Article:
However, the lenders claim in their brief that they can show a violation of their procedural due process rights under three theories: “stigma-plus,” “reputation-plus,” and “broad preclusion.”

    • The lenders describe the “stigma-plus” theory as requiring them to show they were stigmatized in connection with an “alteration of their background legal rights” without any due process protections. They believe they can prove this occurred because they were labeled as high-risk customers and denied access to the banking system with no legal protections.
    • The “reputation-plus” theory would require a deprivation of banking services in connection with defamatory statements that harmed their reputation, the lenders claim. The lenders contend this can be proved because the “’stigmatizing charges certainly occurred in the course of the termination of the accounts, which is all that is required for a reputation-plus claim to succeed.” Each lender claims to have lost a relationship with at least one bank due to false regulator claims that the relationships could threaten the bank’s stability.
    • The “broad preclusion” theory also applies, the lenders assert, because the regulators’ statements to banks have prevented them “pursuing their chosen line of business.”

    Furthermore, the lenders take issue with the U.S. district court judge’s position that they are required to show they lost all access to banking services in order to show a due process violation. They also argue that a loss of their constitutional right to due process is a sufficient irreparable injury to justify a preliminary injunction.

    Courts Payday Lending Consumer Finance Prudential Regulators CFPB DOJ Operation Choke Point

  • City of Philadelphia Sues National Bank for Discriminatory Lending Practices

    Lending

    On May 15, the City of Philadelphia filed a lawsuit against a national bank (Bank) alleging that it violated the Fair Housing Act by engaging in discriminatory lending practices that targeted minority borrowers. (See City of Phila. v. Wells Fargo & Co., Case No. 2:17-cv-02203-LDD, 2017 WL 2060317 (E.D. Pa.).) The complaint alleges that beginning in 2004 and continuing through the present, the Bank engaged in “a continuous and unbroken discriminatory pattern and practice of issuing higher cost or more onerous mortgage loans to minority borrowers” while offering better terms to similarly situated non-minority borrowers. The City’s complaint alleges discrimination under both disparate treatment and disparate impact theories. The City claims that the Bank has a long history of both redlining (the practice of refusing to make loans in minority neighborhoods) and reverse redlining (the practice of targeting higher cost loans or loans with less favorable terms to minority neighborhoods). The complaint further describes a pattern of knowing and intentional discrimination by the Bank, relying on statistical analyses finding, among others, that: (i) a loan for a home in a predominantly minority neighborhood was 4.7 times more likely to go into foreclosure than a loan on a home in a mainly white neighborhood; (ii) African American and Latino borrowers were more than twice as likely to receive a high-cost loan as white borrowers; and (iii) when credit scores were factored in for borrowers with FICO scores of more than 660, African American borrowers were more than 2.5 times more likely than white borrowers to receive a high cost loan, and Latino borrowers more than twice as likely. As a result of the foreclosures and vacant homes, the City says it suffered a suppression of property tax revenue and increased cost of providing services such as police, fire fighting, and other municipal services.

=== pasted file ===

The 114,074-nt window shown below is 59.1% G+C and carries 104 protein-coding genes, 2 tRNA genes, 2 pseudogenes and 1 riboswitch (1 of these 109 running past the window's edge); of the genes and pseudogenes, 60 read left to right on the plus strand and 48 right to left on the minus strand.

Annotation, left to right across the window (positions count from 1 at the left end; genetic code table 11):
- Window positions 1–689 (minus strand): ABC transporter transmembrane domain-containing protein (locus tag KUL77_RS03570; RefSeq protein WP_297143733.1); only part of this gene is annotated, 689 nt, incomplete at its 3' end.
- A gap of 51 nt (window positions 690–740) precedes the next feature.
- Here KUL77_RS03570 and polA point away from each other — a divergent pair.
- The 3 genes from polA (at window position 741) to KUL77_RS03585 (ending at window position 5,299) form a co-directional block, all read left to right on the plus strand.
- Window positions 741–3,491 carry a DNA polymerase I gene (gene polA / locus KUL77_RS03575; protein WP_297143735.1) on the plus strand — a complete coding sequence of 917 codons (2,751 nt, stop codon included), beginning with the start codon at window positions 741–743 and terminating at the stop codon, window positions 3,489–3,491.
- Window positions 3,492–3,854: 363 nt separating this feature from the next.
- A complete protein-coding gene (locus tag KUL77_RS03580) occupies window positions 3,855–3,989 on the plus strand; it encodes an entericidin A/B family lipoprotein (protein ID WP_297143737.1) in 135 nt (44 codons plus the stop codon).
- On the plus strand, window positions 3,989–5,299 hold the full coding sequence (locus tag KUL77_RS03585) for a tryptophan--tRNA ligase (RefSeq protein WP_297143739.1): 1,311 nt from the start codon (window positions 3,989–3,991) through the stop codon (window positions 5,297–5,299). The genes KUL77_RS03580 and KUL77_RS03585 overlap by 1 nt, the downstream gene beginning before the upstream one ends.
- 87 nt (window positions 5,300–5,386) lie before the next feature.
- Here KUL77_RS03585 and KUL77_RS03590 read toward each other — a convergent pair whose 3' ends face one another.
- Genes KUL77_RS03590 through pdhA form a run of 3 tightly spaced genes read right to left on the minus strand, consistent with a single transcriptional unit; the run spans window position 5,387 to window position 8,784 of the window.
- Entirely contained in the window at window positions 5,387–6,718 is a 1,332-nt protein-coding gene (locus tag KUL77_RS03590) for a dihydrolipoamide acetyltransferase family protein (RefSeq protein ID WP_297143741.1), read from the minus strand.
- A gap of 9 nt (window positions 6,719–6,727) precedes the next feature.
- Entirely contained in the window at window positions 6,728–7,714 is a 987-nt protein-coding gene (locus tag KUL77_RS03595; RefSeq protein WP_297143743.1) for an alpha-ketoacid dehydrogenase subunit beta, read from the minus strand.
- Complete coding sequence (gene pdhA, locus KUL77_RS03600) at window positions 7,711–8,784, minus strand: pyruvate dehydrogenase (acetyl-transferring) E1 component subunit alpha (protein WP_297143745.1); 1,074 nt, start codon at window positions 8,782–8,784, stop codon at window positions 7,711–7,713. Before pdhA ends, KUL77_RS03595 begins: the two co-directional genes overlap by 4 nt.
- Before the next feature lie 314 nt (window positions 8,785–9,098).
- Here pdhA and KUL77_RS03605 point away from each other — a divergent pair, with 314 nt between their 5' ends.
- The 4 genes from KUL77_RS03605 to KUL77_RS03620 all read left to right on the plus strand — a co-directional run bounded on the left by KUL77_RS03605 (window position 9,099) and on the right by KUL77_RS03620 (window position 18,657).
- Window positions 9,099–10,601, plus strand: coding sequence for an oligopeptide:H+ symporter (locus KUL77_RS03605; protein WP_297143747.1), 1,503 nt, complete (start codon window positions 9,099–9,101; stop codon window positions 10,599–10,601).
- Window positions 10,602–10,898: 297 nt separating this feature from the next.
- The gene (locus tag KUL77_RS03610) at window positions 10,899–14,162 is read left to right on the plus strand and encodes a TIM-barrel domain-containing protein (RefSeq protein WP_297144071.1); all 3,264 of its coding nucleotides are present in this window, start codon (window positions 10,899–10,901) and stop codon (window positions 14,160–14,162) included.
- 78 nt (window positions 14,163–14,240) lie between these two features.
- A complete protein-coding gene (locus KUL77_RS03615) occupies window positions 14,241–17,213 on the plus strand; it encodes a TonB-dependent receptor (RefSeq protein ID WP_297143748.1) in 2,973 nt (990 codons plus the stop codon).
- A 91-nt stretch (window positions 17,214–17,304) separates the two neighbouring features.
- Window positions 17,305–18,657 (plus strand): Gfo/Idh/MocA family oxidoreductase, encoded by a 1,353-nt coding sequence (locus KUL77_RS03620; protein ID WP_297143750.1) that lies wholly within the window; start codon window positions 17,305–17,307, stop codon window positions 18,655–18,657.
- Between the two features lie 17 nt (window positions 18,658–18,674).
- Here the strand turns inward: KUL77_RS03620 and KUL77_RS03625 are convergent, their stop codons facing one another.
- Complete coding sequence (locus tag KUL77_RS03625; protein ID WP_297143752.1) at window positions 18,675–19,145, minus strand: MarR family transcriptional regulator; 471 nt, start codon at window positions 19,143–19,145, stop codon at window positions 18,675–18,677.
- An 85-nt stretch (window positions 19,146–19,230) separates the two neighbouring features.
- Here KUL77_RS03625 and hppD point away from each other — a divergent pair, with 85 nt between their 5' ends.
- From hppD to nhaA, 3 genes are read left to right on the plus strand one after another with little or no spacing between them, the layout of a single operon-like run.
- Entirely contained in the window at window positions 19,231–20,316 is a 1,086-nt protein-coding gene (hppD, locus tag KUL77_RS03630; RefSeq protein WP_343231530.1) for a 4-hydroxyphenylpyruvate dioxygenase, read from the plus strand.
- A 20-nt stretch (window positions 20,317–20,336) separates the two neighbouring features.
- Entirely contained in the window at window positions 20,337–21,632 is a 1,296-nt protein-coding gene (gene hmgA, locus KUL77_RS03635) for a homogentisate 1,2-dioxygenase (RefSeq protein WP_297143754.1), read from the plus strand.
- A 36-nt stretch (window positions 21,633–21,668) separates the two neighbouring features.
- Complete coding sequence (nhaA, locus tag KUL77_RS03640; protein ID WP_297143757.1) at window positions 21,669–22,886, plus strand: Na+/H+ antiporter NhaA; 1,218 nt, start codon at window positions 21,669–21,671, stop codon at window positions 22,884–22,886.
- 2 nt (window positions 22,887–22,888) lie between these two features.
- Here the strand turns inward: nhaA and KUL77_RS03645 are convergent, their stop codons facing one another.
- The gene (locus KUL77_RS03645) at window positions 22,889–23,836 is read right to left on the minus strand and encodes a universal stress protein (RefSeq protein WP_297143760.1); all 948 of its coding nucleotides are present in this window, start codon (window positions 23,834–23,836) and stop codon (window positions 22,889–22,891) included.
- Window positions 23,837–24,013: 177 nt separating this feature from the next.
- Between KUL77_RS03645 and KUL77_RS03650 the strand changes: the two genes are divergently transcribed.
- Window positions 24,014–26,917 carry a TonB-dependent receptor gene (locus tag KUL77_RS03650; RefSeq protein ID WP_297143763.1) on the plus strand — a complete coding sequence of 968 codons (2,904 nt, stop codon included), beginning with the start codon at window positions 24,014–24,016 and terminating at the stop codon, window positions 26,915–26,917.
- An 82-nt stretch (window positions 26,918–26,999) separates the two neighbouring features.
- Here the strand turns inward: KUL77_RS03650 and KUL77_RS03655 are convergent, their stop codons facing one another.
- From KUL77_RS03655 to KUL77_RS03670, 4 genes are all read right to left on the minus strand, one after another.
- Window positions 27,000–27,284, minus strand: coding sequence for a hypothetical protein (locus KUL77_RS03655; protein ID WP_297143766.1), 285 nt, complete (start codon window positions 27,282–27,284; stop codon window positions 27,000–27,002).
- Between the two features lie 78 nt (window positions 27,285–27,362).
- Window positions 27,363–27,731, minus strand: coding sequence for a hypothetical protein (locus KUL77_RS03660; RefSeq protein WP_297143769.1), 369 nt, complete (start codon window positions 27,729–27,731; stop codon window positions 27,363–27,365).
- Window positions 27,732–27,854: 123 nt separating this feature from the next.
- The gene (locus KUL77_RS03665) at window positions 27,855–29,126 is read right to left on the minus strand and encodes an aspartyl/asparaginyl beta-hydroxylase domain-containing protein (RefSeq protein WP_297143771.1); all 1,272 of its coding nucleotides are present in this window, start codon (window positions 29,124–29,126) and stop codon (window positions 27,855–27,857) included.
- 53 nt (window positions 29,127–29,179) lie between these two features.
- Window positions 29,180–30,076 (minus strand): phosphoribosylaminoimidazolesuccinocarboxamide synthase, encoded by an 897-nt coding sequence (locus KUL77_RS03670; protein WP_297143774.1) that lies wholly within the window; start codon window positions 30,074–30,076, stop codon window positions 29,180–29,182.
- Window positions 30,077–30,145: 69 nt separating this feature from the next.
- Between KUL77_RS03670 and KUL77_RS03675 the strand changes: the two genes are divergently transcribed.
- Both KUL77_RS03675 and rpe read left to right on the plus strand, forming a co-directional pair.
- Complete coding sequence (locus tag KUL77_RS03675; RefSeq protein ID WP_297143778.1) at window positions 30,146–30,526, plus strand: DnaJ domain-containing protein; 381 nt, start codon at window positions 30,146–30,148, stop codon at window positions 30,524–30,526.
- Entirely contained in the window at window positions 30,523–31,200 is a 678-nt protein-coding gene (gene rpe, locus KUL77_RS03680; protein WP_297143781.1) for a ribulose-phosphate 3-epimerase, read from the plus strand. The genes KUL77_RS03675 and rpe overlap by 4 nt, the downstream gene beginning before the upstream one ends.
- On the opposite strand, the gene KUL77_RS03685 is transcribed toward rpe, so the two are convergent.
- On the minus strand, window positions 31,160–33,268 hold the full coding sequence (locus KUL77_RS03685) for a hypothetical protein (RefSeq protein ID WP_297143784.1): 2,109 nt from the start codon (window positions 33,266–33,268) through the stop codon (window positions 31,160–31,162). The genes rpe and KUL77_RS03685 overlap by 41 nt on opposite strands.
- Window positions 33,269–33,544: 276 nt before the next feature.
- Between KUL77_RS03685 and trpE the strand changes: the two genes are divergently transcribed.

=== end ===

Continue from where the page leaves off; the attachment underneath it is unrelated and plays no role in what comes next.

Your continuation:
City of Miami Suit. As previously covered in InfoBytes, the Supreme Court recently ruled that municipal plaintiffs may be “aggrieved persons” authorized to bring suit under the Fair Housing Act (FHA) against lenders for injuries allegedly flowing from discriminatory lending practices, although the five-justice majority held that such injuries must be proximately caused by the FHA violations. The Supreme Court returned the City’s lawsuit to the U.S. Court of Appeals for the Eleventh Circuit because, while the Court found that the City’s injuries appeared to be a foreseeable result of the lender’s practices, this was not enough to establish proximate cause. Therefore, it remains to be seen whether the City can show proximate cause.

    Lending Courts FHA Mortgage Lenders Consumer Finance Redlining

  • Fourth Circuit States Violation of FCRA that Fails to Demonstrate a Concrete Injury Not Enough for Standing

    Courts

    On May 11, the U.S. Court of Appeals for the Fourth Circuit issued an opinion vacating a nearly $12 million judgment in a class action brought on behalf of a 69,000 member class, concluding that a credit reporting agency’s decision to list a defunct credit card company—rather than the name of its current servicer—on an individual’s credit report does not, without more, create a sufficient injury under the Fair Credit Reporting Act (FCRA) for purposes of Article III standing. Furthermore, although the lead plaintiff alleged that he suffered a cognizable “informational injury,” in that he was denied the source of the adverse information on the report, the appeals court found that he failed to “demonstrate a concrete injury” as a result of the allegedly incorrect information listed on the credit report. (See Dreher v. Experian Info. Sols., Inc., No. 15-2119, 2017 WL 1948916 (4th Cir. May 11, 2017).)